The New York Times has claimed in a report that Bo Xilai, the Chinese politician, ran an extensive phone-tapping system that spied on high-level officials, including the president, and this contributed to his downfall.
Bo is currently under investigation for "serious discipline violations", but according to the report published on Thursday, another key reason for his downfall was his use of phone tapping in the large southwestern municipality of Chongqing which he headed until his removal in March.
Bo had been widely expected to ascend to the highest nine-man Communist Party committee that runs China, later this year, but was removed recently in a scandal that has shaken Chinese politics.
Adding to the tension, Bo's brother, Bo Xiyong, resigned as vice-chairman of China Everbright International on Thursday, in what analysts say is a signal of widening scrutiny on the family.
This comes after Gu Kailai, Bo's wife was talen into custody, and is being investigated for involvement in the alleged murder of a British businessman.
President's 'call tapped'
The ambitious Bo tapped the phones of nearly all high-ranking leaders who visited Chongqing, keen to stay apprised of what they were saying about him as he angled for the top leadership position, the New York Times said, quoting sources with party links.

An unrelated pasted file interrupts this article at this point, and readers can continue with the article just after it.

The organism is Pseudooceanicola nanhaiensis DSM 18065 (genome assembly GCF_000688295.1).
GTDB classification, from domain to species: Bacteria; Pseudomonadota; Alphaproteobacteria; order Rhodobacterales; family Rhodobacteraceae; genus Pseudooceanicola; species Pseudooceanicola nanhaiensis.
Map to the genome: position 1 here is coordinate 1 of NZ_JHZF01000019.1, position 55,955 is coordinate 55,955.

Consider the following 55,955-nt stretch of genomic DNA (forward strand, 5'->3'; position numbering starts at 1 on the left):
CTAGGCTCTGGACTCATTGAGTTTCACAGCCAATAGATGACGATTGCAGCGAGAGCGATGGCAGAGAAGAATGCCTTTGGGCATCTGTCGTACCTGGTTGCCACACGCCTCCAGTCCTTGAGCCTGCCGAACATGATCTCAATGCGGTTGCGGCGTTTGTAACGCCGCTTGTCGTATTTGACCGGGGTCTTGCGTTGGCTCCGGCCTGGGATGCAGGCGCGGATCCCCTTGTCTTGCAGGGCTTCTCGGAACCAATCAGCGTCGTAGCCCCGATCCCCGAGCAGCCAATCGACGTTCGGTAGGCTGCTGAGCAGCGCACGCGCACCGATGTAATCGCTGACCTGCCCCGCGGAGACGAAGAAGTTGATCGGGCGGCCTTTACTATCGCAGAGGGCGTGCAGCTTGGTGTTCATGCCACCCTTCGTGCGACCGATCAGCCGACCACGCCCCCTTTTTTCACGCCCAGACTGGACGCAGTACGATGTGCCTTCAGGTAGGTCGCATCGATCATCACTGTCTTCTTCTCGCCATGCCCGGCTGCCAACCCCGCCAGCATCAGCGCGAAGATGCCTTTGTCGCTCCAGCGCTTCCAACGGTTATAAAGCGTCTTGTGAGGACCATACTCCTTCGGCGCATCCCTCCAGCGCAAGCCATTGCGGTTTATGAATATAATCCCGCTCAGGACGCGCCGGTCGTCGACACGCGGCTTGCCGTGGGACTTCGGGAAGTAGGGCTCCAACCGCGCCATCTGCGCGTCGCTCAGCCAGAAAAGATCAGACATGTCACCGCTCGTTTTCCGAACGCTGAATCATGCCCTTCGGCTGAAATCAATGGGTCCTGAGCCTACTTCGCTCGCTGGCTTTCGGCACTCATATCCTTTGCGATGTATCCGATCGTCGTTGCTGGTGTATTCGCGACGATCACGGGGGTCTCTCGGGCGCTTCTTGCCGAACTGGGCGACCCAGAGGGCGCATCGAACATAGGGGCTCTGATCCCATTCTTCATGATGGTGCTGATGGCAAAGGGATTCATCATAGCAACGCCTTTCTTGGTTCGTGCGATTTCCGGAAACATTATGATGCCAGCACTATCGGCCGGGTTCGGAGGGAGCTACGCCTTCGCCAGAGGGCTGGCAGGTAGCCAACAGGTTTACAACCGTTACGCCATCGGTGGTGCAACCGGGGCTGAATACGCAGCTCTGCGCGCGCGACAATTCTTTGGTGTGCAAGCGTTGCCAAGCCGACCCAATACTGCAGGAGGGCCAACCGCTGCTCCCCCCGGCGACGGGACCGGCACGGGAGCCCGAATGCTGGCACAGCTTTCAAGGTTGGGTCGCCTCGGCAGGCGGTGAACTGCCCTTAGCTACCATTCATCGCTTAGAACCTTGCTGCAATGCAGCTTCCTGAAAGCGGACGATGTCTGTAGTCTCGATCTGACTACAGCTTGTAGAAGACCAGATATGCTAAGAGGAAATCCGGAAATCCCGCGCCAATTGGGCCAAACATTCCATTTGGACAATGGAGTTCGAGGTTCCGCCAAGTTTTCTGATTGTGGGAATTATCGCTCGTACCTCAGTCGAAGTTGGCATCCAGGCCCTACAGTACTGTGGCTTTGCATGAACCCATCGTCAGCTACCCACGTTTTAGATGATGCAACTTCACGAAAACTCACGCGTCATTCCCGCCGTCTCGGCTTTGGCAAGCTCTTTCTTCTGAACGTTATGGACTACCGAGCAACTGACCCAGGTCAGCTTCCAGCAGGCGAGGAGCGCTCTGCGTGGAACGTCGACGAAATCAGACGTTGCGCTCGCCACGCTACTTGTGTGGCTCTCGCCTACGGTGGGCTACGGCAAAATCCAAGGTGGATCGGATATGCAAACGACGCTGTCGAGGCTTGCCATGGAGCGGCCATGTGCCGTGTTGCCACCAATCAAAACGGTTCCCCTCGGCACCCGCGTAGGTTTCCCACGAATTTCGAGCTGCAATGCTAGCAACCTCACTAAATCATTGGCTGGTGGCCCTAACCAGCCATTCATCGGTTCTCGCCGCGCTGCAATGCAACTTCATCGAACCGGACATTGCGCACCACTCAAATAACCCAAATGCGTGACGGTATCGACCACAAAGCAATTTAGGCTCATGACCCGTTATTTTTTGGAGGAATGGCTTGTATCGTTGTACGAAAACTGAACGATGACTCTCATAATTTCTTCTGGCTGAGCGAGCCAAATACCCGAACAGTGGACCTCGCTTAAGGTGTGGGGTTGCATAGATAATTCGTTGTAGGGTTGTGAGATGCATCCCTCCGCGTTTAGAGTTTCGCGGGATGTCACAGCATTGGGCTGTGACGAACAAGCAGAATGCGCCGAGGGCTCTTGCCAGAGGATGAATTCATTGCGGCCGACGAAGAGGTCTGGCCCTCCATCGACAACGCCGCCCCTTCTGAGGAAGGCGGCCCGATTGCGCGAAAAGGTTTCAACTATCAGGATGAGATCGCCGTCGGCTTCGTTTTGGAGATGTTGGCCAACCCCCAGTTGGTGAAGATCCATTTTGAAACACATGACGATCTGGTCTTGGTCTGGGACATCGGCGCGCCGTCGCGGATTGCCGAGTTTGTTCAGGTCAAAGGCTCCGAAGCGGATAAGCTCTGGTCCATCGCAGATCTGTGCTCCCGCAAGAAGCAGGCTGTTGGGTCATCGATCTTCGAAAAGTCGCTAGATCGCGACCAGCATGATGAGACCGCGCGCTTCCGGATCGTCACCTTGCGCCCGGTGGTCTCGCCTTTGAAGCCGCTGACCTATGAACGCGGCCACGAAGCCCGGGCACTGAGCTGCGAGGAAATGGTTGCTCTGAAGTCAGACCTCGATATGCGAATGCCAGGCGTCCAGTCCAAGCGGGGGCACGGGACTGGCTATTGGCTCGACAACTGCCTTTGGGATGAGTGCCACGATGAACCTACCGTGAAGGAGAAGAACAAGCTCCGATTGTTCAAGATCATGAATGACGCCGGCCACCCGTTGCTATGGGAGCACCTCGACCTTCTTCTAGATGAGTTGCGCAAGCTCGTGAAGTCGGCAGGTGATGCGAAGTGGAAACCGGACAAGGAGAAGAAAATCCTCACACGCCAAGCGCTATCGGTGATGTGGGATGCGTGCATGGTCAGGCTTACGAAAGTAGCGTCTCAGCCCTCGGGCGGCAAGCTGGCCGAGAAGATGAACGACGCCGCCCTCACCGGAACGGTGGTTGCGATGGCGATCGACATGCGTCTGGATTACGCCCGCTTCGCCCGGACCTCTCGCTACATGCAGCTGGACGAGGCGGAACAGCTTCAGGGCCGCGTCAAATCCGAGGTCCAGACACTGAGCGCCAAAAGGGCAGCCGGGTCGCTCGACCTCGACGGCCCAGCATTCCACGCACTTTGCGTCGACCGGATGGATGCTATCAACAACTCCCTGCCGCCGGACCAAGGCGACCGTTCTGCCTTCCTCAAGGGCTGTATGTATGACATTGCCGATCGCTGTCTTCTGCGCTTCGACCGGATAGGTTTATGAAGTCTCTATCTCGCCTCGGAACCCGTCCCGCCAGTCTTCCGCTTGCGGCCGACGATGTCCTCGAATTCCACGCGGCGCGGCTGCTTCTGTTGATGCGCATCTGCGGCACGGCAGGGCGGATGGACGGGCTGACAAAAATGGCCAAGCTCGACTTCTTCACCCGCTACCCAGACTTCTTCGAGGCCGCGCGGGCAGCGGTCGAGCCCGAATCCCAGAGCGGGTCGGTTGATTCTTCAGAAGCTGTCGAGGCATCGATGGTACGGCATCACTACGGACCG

On one occasion, anti-bugging devices used by central government authorities detected that a phone call to Chongqing by President Hu Jintao was being tapped, it said.
The discovery by secrecy-obsessed central government officials led to an investigation that helped bring Bo down, it said.
The scandal burst into the open in February when Bo's right-hand man, Wang Lijun, fled in fear to a US consulate in China, reportedly demanding asylum and handing over information on his former boss.
He subsequently left the consulate and has since been in Chinese custody, but the incident triggered the rapid unravelling of Bo's fortunes and those of his family.
Casualty of drama
As Chongqing's Communist Party chief, Bo launched a prominent "Red revival" that included the public mass singing of Communist revolutionary songs.
He also launched a fierce anti-crime crackdown that critics say got out of hand and led to the widespread trampling of legal rights.
Bo Xiyong's resignation made the brother the latest family casualty of the drama.
He stepped down "in order to minimise any possible adverse impact on the company of certain reports recently published by the media on his family background", according to a company notice issued on Wednesday to the Hong Kong stock exchange.
The Bo affair has proven a massive embarrassment to the Chinese government, which had been keen to project an image of unity and rectitude as it gears up for the sensitive, once-a-decade transition to a new leadership line-up later this year.
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|Timothy V. Gatto|
|William A. Cook|